Opinion: The VCM Is Essential To Decarbonizing UK Homes

Opinion: The VCM Is Essential Do Decarbonizing UK Homes - Carbon Herald

by Simon Turek, Managing Director of PNZ Carbon, part of PNZ Group

Homes in the UK are the single largest contributor to carbon emissions from the built environment, accounting for almost a fifth of the UK’s total carbon emissions. They represent the greatest barrier to reaching Net Zero by 2050 – and Government investment alone cannot accelerate the decarbonisation of homes on the scale required to limit climate change. 

This is where the Voluntary Carbon Market (VCM) comes in – carbon credits supporting the funding of activities like retrofit, which couldn’t otherwise be paid for by homeowners, renters or Government, are essential to decarbonise the UK’s housing stock while ensuring households aren’t penalised in the transition. This is why we set up PNZ Group – to fund the retrofit of the UK’s housing stock using localised, transparent carbon credits. 

But the VCM has faced a turbulent few years, and it’s been a challenging time for those of us operating in this space. Confidence in the VCM plummeted early last year, and investor confidence was damaged – leading to 2023 not being the record year for exponential growth that many of us in the market had hoped for. 

Simon Turek, Managing Director of PNZ Carbon

Many in the industry, including PNZ Carbon, as one of the UK’s only project developers, breathed a sigh of relief when the IC-VCM launched the Core Carbon Principles (CCPs) last year. They have rightly been supported by many as a benchmark for carbon integrity.

Treasury Minister Baroness Vere announced at COP28 the UK Government’s intention to endorse the work of the IC- VCM and other bodies like the VCMI, and countless individuals working across the sector have applauded the IC-VCM’s efforts to raise the bar for carbon market integrity. The CCPs go a long way in restoring that all-important confidence in the sector, offering independent integrity labelling so investors can be firmly assured of the quality of their carbon credit purchases.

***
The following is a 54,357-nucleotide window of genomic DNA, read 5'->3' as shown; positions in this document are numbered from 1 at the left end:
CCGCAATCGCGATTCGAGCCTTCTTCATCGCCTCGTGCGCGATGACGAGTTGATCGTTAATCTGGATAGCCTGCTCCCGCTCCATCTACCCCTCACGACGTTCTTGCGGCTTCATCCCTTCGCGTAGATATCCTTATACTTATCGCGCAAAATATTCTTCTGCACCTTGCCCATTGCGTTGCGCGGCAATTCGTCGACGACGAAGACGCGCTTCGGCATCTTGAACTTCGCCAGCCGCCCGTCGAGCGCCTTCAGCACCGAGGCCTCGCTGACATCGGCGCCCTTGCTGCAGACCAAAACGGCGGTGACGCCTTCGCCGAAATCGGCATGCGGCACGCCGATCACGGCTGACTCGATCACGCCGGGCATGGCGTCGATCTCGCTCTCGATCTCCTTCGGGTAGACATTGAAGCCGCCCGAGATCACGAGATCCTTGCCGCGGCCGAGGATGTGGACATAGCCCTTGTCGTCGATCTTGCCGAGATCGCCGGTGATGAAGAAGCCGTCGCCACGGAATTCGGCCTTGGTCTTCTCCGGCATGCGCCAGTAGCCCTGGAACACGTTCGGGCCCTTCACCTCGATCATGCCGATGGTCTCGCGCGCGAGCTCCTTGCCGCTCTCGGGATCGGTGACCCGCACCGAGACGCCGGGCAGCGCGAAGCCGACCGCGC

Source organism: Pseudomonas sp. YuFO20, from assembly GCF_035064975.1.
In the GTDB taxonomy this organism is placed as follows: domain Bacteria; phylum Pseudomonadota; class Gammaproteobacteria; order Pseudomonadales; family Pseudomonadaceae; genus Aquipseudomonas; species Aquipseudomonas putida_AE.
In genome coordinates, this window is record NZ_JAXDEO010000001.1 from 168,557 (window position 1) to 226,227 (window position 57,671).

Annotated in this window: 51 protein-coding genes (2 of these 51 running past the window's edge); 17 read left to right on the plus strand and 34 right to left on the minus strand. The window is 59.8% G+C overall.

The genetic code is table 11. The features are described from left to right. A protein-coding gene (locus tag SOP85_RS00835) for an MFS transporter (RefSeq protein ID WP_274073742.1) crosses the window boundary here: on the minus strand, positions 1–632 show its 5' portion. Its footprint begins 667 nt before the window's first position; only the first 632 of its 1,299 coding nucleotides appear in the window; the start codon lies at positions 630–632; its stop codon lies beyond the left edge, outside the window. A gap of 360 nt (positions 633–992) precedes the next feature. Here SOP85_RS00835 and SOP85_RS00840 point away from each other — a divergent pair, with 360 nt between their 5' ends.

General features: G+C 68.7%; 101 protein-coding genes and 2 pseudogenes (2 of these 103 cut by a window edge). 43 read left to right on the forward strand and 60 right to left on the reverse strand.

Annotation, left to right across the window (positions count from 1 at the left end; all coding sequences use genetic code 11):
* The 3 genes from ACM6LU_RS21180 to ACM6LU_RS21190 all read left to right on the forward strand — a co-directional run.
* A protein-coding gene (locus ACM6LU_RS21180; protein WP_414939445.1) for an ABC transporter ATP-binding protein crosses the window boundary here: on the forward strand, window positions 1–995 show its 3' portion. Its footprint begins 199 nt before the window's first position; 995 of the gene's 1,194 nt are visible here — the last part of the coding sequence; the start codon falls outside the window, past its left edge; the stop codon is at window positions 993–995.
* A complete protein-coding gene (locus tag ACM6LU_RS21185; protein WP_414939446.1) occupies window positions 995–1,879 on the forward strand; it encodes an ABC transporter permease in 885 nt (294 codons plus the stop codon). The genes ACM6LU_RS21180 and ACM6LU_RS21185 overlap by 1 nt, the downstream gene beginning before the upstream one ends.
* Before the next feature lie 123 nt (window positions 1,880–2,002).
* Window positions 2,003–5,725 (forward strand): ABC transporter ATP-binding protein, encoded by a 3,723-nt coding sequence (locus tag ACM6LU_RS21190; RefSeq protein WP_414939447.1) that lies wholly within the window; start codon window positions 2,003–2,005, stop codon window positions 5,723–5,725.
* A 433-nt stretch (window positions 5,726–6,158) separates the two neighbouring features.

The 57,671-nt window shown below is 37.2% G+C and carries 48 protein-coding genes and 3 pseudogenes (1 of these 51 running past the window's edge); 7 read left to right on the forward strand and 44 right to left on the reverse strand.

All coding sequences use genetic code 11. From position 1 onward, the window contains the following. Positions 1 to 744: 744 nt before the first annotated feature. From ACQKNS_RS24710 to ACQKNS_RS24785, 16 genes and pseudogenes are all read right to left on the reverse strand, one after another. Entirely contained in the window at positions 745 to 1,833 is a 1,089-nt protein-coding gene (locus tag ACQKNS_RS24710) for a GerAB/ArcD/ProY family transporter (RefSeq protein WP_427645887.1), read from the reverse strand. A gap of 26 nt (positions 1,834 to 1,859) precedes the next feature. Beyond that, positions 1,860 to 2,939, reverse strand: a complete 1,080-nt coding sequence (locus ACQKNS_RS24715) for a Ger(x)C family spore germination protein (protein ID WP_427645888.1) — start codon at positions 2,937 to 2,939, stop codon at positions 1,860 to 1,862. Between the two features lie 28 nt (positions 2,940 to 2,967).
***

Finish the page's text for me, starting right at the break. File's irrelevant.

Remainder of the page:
However, while the work of the IC-VCM is certainly to be applauded, there remains some apprehension amongst project developers about how the CCPs will be used more widely across the market. Using our own project as an example, PNZ Carbon, is the only project developer in the VCM originating carbon credits for the decarbonisation of homes, and the only developer with projects in local UK communities. But our uniqueness also means that our methodology is likely to be bottom of the pile when issuing CCP labels. 

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Undeniably, it’s right that the IC-VCM takes time to assess categories and methodologies. There are hundreds of different types of projects all across the VCM using different methodologies – from avoided deforestation projects in Asia, to housing retrofit projects in England, to DAC projects in the US. A staggered and considered process, which takes the time to get this right, is the correct way forward. 

But in this modern world, businesses want quick fixes – and may resort to purchasing only CCP-approved credits immediately to implement in their Net Zero plans.

For smaller projects, like ours, we have to take action to prevent this from happening. At this nascent stage of their development, businesses cannot (and should not) rely on CCP labels alone as a hallmark of quality – to do so would be to ignore thousands of innovative and exciting projects enabling not just carbon reduction, but immense co-benefits to communities, like in our case creating warmer, healthier homes. 

Relevant: PNZ Group Launches In UK With Scheme To Decarbonize Homes Using Carbon Credits

Instead, buyers should look to CCPs for guidance, but must be willing to undertake their own due diligence to verify the efficacy of their carbon credit purchasing. The whole process of rolling out CCPs across the entire market could take years – and buyers should take heed not to damage the plethora of incredible, small projects making a real difference as a result of their caution. 

As we move into this new era of transparency, we urge buyers to hold their nerve. Investing in a burgeoning market is always challenging – but if they continue to undertake their own due diligence with project developers about their carbon claims, buyers should be able to confidently make informed carbon credit purchases. The absence of a CCP label does not mean a project is of poor quality – especially at this early stage of development.

Likewise, project developers have a role to play. We must continue to be as open and as transparent as possible about the integrity of our projects to bolster confidence, attract investment, and continue to deliver climate impact for all.

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